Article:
Researchers have found new biomarkers that may improve the ability of clinicians to predict which patients in the early stages of Parkinson’s disease will suffer cognitive impairment within the first three years of their diagnosis, a new study says.
These biomarkers include deficits in dopaminergic circuits (neurons that produce dopamine, which is lacking in Parkinson’s disease), brain atrophy, presence of Alzheimer’s disease markers, and genetic factors.
The study is titled “Multiple modality biomarker prediction of cognitive impairment in prospectively followed de novo Parkinson disease” and was published in the journal PLoS One.
“The results of this study improve our understanding of the changes in brain function that occur with initial cognitive changes in early Parkinson’s disease,” Daniel Weintraub, MD, the study’s principal researcher, said in a news release. “This could eventually lead to improved clinical care and development of therapies to treat this symptom.”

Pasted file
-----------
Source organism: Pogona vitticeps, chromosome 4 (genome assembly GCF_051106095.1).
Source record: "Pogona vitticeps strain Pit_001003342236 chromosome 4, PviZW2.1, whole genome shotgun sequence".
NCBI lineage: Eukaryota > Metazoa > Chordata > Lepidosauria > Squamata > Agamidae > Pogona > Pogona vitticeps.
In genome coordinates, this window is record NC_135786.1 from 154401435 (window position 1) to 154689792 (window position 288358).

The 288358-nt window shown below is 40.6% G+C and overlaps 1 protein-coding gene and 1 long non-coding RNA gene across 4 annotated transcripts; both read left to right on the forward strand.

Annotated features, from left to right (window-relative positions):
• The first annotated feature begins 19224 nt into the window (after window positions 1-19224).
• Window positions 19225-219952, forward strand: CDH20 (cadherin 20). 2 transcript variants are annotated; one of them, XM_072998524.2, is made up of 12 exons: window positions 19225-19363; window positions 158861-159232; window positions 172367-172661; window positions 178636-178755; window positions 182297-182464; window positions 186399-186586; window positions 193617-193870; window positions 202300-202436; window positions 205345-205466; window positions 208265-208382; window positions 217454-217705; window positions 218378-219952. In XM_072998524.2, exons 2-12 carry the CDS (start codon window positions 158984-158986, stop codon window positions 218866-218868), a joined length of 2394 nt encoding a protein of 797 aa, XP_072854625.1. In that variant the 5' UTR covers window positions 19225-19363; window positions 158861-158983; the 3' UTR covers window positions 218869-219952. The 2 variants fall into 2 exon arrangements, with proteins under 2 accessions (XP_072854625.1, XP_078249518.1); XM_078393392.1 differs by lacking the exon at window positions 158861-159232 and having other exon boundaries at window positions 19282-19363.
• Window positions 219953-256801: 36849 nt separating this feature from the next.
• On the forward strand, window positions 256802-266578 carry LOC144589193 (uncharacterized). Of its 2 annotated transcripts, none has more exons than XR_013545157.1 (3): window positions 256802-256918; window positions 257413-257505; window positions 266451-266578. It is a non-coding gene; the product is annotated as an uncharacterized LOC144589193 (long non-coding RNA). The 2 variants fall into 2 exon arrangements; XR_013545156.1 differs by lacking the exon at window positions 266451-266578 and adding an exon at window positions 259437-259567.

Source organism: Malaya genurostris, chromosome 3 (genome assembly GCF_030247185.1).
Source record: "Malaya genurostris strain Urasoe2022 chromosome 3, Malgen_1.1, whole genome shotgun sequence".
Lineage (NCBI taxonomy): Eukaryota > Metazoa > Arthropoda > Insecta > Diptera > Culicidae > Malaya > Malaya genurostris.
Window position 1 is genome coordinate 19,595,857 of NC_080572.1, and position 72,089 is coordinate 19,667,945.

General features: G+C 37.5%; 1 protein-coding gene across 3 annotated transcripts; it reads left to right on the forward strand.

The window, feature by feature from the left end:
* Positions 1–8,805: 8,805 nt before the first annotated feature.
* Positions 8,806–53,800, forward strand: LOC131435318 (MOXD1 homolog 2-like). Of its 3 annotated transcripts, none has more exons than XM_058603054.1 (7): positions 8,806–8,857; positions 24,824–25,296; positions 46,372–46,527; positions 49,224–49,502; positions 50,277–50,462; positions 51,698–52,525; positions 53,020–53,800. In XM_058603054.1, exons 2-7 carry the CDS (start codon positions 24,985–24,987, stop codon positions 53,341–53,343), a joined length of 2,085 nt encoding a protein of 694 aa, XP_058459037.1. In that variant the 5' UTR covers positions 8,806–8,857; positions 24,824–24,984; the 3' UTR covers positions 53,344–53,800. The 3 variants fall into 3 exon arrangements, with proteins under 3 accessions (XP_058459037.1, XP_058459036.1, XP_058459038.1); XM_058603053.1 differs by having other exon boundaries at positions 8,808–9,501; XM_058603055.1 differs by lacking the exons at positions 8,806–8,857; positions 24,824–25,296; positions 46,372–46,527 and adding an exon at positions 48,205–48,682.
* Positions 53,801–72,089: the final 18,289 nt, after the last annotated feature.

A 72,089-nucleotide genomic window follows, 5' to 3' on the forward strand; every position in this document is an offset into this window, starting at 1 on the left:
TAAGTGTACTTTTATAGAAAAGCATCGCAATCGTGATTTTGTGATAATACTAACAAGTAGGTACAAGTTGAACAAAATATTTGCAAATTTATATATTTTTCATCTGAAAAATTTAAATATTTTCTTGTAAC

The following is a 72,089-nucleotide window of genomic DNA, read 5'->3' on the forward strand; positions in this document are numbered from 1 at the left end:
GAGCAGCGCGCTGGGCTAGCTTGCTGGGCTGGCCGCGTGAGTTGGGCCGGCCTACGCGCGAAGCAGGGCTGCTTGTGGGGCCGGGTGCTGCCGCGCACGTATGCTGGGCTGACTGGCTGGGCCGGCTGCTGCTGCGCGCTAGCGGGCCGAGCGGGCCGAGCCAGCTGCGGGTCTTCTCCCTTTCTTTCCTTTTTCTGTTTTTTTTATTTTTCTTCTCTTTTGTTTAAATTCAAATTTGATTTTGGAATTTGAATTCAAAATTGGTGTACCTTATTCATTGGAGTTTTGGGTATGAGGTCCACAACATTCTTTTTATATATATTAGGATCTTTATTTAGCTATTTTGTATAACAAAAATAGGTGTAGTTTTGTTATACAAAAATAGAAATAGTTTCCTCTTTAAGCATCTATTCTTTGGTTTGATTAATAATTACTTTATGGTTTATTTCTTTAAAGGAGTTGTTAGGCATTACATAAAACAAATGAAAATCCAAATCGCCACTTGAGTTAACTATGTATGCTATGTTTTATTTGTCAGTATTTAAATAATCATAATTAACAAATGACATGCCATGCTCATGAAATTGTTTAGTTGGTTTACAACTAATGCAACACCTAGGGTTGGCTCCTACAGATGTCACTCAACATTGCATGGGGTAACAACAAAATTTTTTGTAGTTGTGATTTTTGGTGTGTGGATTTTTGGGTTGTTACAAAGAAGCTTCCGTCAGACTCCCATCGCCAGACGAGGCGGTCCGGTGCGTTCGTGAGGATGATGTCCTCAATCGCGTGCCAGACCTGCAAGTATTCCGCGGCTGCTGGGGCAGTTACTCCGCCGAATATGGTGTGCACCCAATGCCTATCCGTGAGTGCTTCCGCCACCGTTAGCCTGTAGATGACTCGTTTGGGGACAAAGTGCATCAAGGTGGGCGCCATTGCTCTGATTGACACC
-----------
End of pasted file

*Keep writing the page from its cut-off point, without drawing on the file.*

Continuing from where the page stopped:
Researchers analyzed medical data and samples from 423 newly diagnosed and untreated Parkinson’s disease patients. These patients had no history of dementia when they enrolled in the Parkinson’s Progression Markers Initiative (PPMI), an international study started in 2010 and sponsored by The Michael J. Fox Foundation for Parkinson’s Research.
Researchers used brain scans, such as MRIs, to assess brain changes; samples of cerebrospinal fluid (CSF) to analyze the levels of Parkinson- and Alzheimer-related proteins; and genetic tests to identify gene variations underlying cognitive impairment.
By year three of the study, 15–38 percent of the patients experienced cognitive deficiencies. Researchers found that cognitive impairment was associated with dopamine deficiency, loss of brain volume or thickness, low levels of beta-amyloid protein (a marker for Alzheimer’s disease) in the CSF, and mutations in the genes COMT and BDNF.
According to researchers, these findings provide “confirmation for heterogeneity in the neural substrate of the early cognitive deficits in [Parkinson’s disease].” They also wrote that their findings highlight “the need to incorporate multiple biomarkers” in assessing risk factors for cognitive decline.
The study has some limitations, such as the fact that PPMI participants were mostly male, white and highly educated, which limits the generalization of the results to other patients.
“Validation and extension of these findings will help in the design of clinical trials for cognitive impairment in [Parkinson’s disease], including those testing possible disease-modifying therapies from disease onset, and also be a step toward personalized medicine,” researchers wrote.